Just some of my thoughts ;)
  13. KickChick

    KickChick Valued Member

    "Won-Hyo Won-Hyo...."

    If you seriously think about it to be able to return to exactly the same spot as you started would actually require a measure of imperfection no?

    If you try to perform all the stances and movements perfectly, you very rarely end at your beginning without making corrections that make the stances and movements imperfect.... understand?

    I'm only on my 14th form but from what I understand the more advanced forms are more difficult to come back to original starting point.

    I tried locating this in Gen. Choi's encyclopedia but do not see anything on this. Did he advocate this in performance of hyungs?.... or is this purely a competition standard?

    I do know is many Japanese styles.... that this is very important ideal in kata. symbolizing the philosophy of life cycles that we all come into the world the same way and leave the same way.
  14. Andy Cap

    Andy Cap Valued Member

    I know that in the Tang Soo Do forms I was taught that originally you are supposedot finish where you start, but there are forms that won't work in. If you go one direction in forwards stances and then return in back stances there is no way you should finish in the same location.
  15. Artikon

    Artikon Advertise here ask me how

    Andy, humour me for a second please . . . . what if you shortened your forward stances to match the length of your back stances, or vice versa? In your training/experience is this possible in your forms?
  16. NRees

    NRees Taekwon-Do II Degree

    KC, if you ever get a chance to look at the Legacy CD-Rom series then take a look at the patterns. Every pattern I've had chance to watch returns to the same spot they began. I don't know if Gen. Choi advocated this fact in performance of tuls. But to me it seems that if a pattern was designed to start and end on the same spot, then that's how it should be done.
  17. Tosh

    Tosh Renegade of Funk

    Difficult, but not impossible.

    Perseverence young Jedi. ;)

    He did at the seminar I went to :D.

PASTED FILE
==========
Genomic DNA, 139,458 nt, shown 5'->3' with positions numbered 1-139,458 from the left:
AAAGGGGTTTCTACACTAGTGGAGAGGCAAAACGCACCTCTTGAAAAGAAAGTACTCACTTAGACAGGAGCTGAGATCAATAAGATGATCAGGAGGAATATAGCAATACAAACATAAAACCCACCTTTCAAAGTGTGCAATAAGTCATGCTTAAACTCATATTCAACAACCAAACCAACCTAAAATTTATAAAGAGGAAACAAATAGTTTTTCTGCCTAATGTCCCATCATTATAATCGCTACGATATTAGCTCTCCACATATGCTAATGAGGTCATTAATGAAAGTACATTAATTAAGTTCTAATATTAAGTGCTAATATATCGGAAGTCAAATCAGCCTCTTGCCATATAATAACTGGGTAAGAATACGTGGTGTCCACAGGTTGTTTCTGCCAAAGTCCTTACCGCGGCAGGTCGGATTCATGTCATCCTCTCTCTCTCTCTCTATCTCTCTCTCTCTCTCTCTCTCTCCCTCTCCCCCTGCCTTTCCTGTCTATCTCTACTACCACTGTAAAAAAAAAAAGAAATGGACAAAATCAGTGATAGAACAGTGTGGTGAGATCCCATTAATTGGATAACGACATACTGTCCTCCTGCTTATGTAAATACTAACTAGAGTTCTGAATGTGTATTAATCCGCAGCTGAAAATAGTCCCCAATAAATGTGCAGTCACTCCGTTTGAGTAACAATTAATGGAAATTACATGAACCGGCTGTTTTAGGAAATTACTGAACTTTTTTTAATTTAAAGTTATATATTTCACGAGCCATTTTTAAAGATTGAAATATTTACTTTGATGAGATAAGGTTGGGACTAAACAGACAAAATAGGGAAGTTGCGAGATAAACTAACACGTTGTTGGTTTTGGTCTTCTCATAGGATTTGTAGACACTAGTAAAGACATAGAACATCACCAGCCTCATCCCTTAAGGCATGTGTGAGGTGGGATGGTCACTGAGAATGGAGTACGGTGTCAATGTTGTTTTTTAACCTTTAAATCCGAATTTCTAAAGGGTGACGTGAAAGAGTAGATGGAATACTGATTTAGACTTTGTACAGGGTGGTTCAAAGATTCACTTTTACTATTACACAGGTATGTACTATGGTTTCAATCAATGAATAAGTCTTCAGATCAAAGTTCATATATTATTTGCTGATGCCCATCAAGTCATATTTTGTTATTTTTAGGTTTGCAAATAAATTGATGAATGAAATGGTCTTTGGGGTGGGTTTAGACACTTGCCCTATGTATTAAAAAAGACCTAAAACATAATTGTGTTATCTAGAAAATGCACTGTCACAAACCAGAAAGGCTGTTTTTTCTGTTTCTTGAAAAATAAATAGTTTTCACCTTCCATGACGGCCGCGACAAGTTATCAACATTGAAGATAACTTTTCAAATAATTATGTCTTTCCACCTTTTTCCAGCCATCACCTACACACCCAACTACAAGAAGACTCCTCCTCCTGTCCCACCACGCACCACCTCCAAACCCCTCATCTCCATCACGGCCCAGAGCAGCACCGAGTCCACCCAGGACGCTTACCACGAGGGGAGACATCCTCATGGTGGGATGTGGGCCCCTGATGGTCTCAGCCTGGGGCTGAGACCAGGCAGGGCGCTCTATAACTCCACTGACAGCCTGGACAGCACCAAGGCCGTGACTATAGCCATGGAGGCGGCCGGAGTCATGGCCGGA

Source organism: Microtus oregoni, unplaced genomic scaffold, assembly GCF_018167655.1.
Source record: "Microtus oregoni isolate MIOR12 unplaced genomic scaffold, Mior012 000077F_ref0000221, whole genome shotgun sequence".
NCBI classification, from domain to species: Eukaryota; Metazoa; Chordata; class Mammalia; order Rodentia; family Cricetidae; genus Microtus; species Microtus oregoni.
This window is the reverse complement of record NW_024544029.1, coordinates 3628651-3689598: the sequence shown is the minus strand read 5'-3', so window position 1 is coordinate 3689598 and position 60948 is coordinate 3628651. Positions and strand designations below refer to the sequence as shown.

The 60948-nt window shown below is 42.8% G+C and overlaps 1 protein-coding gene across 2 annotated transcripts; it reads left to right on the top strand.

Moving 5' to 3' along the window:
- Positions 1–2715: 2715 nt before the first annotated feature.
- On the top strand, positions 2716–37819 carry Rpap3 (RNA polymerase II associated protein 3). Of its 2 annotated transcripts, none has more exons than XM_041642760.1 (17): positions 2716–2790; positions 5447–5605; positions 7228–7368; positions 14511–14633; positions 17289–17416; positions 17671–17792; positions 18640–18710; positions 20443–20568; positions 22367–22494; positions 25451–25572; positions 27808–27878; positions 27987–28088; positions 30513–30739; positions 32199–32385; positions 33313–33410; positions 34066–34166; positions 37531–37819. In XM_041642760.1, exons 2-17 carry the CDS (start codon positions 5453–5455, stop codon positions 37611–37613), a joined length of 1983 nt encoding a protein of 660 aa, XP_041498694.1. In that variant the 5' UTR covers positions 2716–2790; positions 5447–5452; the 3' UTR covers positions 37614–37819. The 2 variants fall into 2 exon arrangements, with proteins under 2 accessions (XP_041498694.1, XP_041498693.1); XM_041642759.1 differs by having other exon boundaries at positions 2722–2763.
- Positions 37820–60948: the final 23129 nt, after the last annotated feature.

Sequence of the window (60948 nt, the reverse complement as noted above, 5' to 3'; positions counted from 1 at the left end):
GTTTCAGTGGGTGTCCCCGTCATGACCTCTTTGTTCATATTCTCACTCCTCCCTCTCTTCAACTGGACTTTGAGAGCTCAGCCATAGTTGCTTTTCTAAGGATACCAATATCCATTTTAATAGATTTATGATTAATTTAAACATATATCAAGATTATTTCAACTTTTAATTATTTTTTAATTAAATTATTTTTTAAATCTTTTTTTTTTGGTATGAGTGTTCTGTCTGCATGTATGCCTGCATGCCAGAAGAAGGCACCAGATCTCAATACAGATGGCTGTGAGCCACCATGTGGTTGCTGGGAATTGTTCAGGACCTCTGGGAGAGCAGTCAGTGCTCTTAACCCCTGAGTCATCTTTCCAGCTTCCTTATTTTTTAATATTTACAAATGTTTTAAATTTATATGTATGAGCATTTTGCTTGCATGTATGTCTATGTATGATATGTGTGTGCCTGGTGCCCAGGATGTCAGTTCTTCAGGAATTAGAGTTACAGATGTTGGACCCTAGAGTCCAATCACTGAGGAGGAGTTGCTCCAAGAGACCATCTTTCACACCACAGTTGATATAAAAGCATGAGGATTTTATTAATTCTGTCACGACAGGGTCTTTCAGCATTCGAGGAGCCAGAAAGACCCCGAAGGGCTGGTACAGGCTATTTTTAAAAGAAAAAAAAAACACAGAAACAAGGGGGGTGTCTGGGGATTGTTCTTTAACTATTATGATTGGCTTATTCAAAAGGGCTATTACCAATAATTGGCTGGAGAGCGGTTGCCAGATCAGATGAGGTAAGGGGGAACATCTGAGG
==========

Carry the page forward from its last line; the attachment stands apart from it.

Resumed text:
I honestly used to believe this myself, but after examination found there were things, partcularly foot pivoting consitency and things that the encyclopedia explains innaccuarately or badly that casued a lot of these problems.

    I'd be interested to hear which pattern in particular people have trouble with just to see if it's uniform across the board. Here's my list being completley honest which annoyed my over the years ;):

    Dan Gun,
    Do San,
    Won Hyo - for years :mad:
    Joong Gun
    Choong Moo
    Ge Baek

    All for similar reasons ATEOTD but now pretty confident in all.

    Perhaps part of the reason I have an insight here is I've been in the team competition for the past 3 years. This involves everyone not only being consistent in themselves but with each other as well!!
    Last edited: Nov 3, 2004
  18. rtkd-badger

    rtkd-badger Fundimentaly Manipulated

    I usually finish 6 to 10 inches off the mark. This thread made me think of something else though. If we know our pattern that well then we should be able to do it with our eyes closed. Ok most of us have done this. Try to do your pattern in reverse, if you know it that well you should also know it back to front. I tried and came up very poorly which made me believe that I dont know my hyung as well as I would like to
  19. Nick K

    Nick K Sometimes a Valued Member

    I don't know if you have the same problem with joon gun that I have, which is that I overshoot slightly on the return. The 'solution' I have found is to slightly lengthen my walking stance on the way out, and to make sure that I dont move forwards doing the release moves. It's probably a fudge, but we are all biomechanically different.
    I adopted a slightly different fudge with do san and alterd the angle at which the kicks went out.

    This may mean of course that Im now doing it correctly (more or less)

    It's also debatable what start and finish on the same spot mean, as the starting and finishing stances are different. My understanding is that if you return to Choon-bi, you should be on the same spot.

    Things that have helped me with accuracy are
    1. Practice
    2. Doing the footwork only, once the pattern is basically mastered
    3. Doing it with eyes shut

    Hope this helps
  20. Tosh

    Tosh Renegade of Funk

    A common fudge amoungst students and it should be an indicator to what going on.

    Instead of looking for a solution look at the problem. I met if yu get your measuring tape out you;ll find it's true.

    Joong Gun on the way back contains many pivots, which if not performed correctly or consistently can lead to you travelling backwards too early. the second major point here is with the side kicks and the L stance punches.

    90% of Blue belts perform fixed stance punches here without realising. L-stance punching is very unatural and fixed stance is very easy to slip into. The second bone of contention is the foot placment after the sidekick(s) usually meaning students make up ground where they really should'nt be.

    All this took year of videoing and other instructor pointing out mistakes where I reall ycouldn't see any. Only after teaching could I reall yappreciate the mistakes I was making myself becasue I could see other studetns making the same one ;).

Share This Page